A committee of Wakayama’s prefectural assembly tasked with examining that Japanese community’s tilt at having a casino resort, has issued a statement expressing concern that planning and fundraising for the project is “still unclear”.
“Unfortunately, the committee has to say that the plan is still unclear in details and is not convincing as to the fundraising,” said the announcement from the Integrated Resort Special Committee after its third meeting on Monday, and which lasted seven hours.
“The committee strongly demands the prefecture [government] show the certainty of the fundraising in the next, i.e. fourth, committee meeting,” added the statement, according to GGRAsia’s Japan correspondent.
But the committee nonetheless agreed to let the government for the prefecture (pictured) start gathering public comment on the integrated resort (IR) project idea, even though the committee sought more detail on the practicalities.
In December, an assembly member had urged that Wakayama not start the public consultation phase, until the financing was clear. A budget of JPY470 billion (US$4.07 billion) has been mentioned previously.
The reason for the committee’s acquiescence now on public comment gathering, is that the prefectural government emphasised the limited time available before the April 28 deadline for submitting such a scheme to the national government.
Wakayama prefectural assembly’s IR Special Committee has the job of examining the draft of the local District Development Plan concerning a gaming complex.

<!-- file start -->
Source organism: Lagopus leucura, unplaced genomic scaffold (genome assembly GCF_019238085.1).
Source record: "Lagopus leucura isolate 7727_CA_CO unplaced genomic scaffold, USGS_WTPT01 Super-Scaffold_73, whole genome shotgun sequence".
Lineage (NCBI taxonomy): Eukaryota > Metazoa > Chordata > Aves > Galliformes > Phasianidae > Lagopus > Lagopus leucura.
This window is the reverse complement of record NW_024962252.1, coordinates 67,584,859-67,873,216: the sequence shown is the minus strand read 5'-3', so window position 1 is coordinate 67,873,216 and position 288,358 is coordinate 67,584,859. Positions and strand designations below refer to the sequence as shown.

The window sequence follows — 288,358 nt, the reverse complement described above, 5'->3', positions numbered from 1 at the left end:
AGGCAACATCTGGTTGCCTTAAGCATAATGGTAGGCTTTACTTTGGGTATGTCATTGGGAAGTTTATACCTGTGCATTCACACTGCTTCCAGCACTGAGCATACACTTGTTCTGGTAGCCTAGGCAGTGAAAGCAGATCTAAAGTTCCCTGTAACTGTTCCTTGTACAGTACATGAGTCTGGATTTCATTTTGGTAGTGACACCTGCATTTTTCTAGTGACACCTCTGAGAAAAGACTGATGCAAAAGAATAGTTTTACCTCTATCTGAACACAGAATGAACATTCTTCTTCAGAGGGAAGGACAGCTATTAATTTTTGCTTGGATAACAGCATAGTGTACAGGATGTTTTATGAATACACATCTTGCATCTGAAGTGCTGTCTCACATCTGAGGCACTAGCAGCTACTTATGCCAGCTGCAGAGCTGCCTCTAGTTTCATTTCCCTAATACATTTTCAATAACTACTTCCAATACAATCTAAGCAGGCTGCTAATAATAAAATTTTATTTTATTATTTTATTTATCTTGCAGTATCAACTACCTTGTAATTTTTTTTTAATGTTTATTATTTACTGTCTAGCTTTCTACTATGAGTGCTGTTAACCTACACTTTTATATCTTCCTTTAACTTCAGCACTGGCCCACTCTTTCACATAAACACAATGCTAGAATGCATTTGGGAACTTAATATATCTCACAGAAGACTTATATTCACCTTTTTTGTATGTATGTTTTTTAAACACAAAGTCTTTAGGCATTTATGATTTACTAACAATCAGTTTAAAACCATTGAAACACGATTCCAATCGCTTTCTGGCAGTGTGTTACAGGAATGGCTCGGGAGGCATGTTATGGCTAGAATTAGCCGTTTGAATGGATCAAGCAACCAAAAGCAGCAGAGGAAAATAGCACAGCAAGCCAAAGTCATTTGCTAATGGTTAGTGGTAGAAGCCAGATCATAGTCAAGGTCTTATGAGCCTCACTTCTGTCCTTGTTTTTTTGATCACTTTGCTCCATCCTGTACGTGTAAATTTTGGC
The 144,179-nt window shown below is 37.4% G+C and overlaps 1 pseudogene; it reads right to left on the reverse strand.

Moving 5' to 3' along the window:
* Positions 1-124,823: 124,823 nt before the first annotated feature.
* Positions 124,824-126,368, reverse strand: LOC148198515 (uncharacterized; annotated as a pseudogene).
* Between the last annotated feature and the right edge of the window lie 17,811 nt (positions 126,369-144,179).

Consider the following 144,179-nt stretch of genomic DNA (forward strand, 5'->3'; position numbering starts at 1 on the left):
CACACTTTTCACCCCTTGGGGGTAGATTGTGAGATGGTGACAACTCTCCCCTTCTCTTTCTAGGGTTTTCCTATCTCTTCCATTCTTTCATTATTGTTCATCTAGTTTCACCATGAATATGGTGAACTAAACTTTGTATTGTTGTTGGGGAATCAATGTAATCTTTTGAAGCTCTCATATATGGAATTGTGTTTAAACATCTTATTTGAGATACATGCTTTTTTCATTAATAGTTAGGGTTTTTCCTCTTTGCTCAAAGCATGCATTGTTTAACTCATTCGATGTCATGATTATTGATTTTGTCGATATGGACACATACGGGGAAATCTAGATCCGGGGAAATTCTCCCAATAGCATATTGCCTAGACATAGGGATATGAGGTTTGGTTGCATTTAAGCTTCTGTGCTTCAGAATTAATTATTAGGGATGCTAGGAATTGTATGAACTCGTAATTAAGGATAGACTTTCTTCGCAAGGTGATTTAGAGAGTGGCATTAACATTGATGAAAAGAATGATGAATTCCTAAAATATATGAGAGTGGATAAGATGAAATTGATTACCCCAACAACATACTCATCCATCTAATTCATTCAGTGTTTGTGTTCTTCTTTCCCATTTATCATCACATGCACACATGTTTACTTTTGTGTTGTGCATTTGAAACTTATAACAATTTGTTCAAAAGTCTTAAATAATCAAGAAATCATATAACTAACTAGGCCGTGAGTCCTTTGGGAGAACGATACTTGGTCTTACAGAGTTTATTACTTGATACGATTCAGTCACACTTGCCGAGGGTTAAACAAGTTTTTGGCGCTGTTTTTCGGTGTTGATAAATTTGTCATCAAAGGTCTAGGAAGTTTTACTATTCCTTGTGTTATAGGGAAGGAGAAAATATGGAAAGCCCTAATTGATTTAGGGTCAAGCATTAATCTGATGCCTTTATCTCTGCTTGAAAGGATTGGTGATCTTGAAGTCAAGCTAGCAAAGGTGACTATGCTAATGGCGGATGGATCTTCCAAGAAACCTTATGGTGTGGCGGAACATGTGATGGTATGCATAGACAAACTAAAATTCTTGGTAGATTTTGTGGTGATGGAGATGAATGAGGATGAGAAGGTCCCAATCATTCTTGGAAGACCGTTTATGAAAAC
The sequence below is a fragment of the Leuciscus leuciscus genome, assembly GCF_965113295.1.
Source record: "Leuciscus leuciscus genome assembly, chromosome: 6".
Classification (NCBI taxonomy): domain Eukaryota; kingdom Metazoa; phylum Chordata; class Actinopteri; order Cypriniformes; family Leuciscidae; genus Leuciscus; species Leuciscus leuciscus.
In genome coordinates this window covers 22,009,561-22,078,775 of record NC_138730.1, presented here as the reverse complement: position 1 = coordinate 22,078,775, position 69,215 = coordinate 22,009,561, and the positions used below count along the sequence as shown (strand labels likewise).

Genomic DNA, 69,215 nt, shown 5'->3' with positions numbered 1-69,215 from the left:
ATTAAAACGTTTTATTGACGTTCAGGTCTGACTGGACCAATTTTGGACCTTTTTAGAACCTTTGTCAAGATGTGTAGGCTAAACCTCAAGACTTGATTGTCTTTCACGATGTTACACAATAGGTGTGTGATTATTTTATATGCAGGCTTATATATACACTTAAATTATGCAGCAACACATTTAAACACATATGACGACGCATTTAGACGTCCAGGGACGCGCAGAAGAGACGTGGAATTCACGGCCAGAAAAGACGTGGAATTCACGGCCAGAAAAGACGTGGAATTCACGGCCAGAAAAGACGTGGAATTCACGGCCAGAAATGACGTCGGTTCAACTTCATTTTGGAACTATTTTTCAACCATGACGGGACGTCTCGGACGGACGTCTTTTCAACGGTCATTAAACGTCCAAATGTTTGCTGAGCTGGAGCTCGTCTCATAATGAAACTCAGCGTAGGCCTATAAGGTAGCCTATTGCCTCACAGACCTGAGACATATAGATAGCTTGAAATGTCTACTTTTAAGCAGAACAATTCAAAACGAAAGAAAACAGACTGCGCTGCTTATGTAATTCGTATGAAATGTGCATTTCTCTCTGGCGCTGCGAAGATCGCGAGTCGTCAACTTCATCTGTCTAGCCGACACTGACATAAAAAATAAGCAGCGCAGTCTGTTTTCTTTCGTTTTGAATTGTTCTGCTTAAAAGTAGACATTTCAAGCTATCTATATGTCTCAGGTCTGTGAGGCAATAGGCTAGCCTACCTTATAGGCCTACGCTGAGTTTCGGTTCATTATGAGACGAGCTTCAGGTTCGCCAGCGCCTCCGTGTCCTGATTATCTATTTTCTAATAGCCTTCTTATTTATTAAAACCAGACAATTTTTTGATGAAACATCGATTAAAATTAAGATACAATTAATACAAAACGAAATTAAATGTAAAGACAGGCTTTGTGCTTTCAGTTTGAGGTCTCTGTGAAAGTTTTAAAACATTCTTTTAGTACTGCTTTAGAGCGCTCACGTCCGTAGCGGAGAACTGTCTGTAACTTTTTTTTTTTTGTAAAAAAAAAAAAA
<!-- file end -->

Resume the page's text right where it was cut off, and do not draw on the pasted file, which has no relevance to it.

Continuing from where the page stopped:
Clairvest Neem Ventures KK is leading the investment proposal regarding a casino in Wakayama, as the private-sector partner. The initiative is being coordinated by the prefectural government.
According to GGRAsia’s correspondent, some information on the project financing was submitted to committee members prior to Monday’s meeting.
The prefectural government and Clairvest Neem Ventures have previously mentioned existence of other forms of pledge, including letters of intent and confidence letters.
But that information was judged by the assembly’s committee as insufficient, as it sought evidence of commitment letters issued by equity investors and banks, to ensure they put money into the project when needed.
On February 4, the Yomiuri Shimbun news outlet had reported that JPY140 billion for the scheme would be provided via equity, from collectively: Clairvest Neem Ventures; Clairvest Group Inc, a Canada-based private equity firm; Caesars Entertainment Inc, a United States-based casino operator; and others including Japanese companies. The other Japanese companies however were not named in the documents, according to the report.
A statement in September, had said Caesars’ participation in Wakayama would be with “no capital commitment”.
According to the Yomiuri Shimbun, the scheme would involve JPY330 billion in bank borrowings, including from Credit Suisse and other banks. But the other institutions were not identified in the documents submitted to the committee, according to the report.
Under Japan’s casino-liberalisation arrangements, qualifying local governments must have a private-sector partner in order to develop a project. Up to three such facilities will be allowed in Japan, under the country’s liberalisation framework.
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